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Monday, 3 January 2011

The Law/Kings of Nuthin/The Plimptons

Playing catch up here with a few of the CDs, new and old, that I hadn't managed to get around to reviewing. So in no particular order here we go.

Kings of Nuthin – Old Habits Die Hard (CD)

Evolution is a funny old thing. That relentless move forward to maintain relevance to your environment.
You can see it happening in music. If a band doesn't move forward and explore new sounds then they are as dead as the dinosaur.
All those stars of yesteryear stuck in the tar pits of where are they now.
Victims of not being able to keep relevant to the record buying public.
The exceptions are the bands who are the equivalent of the shark. They needn't continue adapting to a changing world as they're already at the top of the evolutionary tree.
They've found a style that sounded fresh yesterday, still sounds fresh today, and will undoubtedly manage to kick you in the balls on first listen decades down the line.
The Kings of Nuthin are one of those bands.
They sound like every drunken bar room brawl that has ever kicked off from here to eternity.
Wherever people will drink, carouse and party then these guys will be the soundtrack to those times.
This is actually how rhythm and blues should be played.
In fact fuck that. This is how music should be played. With passion, attitude and a sense of wild abandon.
There is a vibrancy to what they do. Something that sounds alive. It feels like hot blood thumping from your heart to the brain.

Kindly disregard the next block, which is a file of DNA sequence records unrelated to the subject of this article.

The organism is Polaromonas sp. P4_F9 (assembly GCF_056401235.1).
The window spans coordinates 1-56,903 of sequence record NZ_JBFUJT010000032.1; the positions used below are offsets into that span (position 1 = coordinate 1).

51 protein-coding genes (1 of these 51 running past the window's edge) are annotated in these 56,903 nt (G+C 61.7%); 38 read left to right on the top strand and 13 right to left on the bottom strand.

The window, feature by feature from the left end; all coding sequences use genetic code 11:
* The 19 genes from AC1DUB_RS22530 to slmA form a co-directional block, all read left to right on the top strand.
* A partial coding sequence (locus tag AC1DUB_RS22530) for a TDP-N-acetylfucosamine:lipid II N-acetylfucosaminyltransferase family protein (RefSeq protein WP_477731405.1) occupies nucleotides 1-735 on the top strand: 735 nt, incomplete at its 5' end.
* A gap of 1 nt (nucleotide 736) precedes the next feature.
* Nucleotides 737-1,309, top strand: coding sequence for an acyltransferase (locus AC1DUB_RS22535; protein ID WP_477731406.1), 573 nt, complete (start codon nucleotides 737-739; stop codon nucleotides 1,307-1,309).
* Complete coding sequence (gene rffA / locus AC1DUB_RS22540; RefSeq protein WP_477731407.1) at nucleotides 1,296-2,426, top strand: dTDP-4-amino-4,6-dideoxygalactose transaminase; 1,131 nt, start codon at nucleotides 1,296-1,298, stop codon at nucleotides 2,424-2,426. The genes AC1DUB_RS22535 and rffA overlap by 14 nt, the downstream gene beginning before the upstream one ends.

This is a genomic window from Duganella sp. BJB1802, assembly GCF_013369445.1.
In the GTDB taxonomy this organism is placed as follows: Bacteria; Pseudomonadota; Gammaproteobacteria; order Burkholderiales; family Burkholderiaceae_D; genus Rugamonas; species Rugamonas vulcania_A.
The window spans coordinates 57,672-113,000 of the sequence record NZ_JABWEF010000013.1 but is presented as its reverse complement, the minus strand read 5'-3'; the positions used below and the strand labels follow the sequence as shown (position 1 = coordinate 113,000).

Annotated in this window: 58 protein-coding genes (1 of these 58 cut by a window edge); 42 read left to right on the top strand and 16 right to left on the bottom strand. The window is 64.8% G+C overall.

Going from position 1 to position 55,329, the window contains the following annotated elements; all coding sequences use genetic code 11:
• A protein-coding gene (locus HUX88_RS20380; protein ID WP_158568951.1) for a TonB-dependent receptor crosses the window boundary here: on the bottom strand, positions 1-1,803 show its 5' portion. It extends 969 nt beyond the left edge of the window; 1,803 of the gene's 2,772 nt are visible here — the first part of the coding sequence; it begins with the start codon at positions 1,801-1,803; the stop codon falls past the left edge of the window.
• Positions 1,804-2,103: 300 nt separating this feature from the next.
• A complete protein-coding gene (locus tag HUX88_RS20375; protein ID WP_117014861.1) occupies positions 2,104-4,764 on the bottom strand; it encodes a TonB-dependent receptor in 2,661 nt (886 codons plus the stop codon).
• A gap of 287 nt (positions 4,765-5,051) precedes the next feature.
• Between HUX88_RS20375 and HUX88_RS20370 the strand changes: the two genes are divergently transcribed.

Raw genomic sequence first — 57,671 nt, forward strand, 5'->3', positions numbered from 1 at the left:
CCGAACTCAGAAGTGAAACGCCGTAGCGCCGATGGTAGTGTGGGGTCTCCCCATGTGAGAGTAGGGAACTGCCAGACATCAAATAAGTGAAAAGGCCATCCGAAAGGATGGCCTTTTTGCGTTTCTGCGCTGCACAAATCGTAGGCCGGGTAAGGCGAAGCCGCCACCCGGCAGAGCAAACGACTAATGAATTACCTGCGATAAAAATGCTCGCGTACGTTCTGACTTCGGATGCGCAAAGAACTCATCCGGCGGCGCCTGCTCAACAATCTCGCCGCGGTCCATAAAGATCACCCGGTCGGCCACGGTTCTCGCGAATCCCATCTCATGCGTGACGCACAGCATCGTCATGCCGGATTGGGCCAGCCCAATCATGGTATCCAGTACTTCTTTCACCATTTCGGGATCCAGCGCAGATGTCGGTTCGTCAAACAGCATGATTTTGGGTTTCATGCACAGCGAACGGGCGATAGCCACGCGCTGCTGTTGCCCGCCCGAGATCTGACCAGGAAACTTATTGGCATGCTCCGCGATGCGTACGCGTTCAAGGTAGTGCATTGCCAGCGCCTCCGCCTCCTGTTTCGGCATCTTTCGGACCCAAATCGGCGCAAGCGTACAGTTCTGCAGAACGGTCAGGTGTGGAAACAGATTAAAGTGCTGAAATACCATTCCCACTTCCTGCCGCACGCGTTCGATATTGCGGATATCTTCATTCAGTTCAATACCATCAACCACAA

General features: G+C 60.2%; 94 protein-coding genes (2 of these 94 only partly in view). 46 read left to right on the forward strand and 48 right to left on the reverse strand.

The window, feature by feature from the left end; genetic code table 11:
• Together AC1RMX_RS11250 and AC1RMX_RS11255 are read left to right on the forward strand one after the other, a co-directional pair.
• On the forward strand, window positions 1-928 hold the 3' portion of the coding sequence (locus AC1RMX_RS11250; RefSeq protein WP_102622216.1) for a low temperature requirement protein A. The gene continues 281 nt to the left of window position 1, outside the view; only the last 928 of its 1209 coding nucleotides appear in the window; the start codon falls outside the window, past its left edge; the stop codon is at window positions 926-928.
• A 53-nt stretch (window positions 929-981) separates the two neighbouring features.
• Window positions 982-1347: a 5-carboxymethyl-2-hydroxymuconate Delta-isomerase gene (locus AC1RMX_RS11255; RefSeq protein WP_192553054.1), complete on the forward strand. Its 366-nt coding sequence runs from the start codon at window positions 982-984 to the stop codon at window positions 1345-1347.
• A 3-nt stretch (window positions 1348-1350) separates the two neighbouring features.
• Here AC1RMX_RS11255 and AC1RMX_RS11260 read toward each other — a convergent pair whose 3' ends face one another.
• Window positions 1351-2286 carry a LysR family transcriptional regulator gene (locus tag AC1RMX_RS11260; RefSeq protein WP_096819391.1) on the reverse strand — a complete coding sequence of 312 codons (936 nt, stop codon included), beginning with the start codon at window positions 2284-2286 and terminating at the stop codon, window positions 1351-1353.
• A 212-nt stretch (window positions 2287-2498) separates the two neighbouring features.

For all I know they sit for hours at a time crafting an exact sound, going over it again and again until like Brian Wilson they descend into lunacy to achieve what they perceive as perfection, but if so then you can't tell as the impression given is that they simply slipped their coats off, rolled up their sleeves, loosened their ties and cranked it out.
If you can't hear just how alive this album is then someone may as well slip a tag on your toe and slide you back into the freezer as you are beyond salvation.
(People like you records)

The Plimptons – 00s Nostalgia with The Plimptons (CD)

You described The Plimptons as the square peg that you try to force into the round hole?
I did.
Are they a punk band?
Well yes and no.
Do they play ska tinged pop punk?
They have been known to, but they're not a ska tinged pop punk band.
What sort of crowd do they attract? Is it indie kids, punks, wee guys in anoraks? Maybe the demographic could hint to what sort of band they are. So what's the crowd like?
Drunken. Usually drunken, very, very, drunken.......and loud.
I heard a song once called “Lonely Old Man” that sounded like young guys doing a stars in your eyes impression of the Pogues. Was that The Plimptons?
Okay. Now I'm confused.
I think that's the idea.
Are they any good though?
Yes. They are very good. In fact and you should buy the CD.
(16 Ohm Studio)

The Law – A measure of wealth (CD)

When I listen to this I can hear the bands record collection being played. Their influences are more so tattooed on their foreheads for all to see and hear rather than worn on their sleeves.
Nine times out of ten that's a complete turn off, but The Law buck the trend and transcend being simple plagiarists by unashamedly wallowing in the music they collectively love.
It's all there. Bass lines from The Who, a song that sounds like The Libertines, another one that could have come from an Embrace album. A bit of Oasis and a sprinkle of the Seahorses plus more, more and even more. Oh, and there's the Jam.
It's mod flavoured brit pop for the modern age, and I say that without a hint of sarcasm.
The reason that it works is because the band have an ear for a song and everything that is plundered from the past and remoulded for the present is of the highest quality.
It would be churlish to highlight the references to their influences as a negative point when I'm sitting hear grooving to the album.
Let's call it a keeper.
(Local Boy Records)

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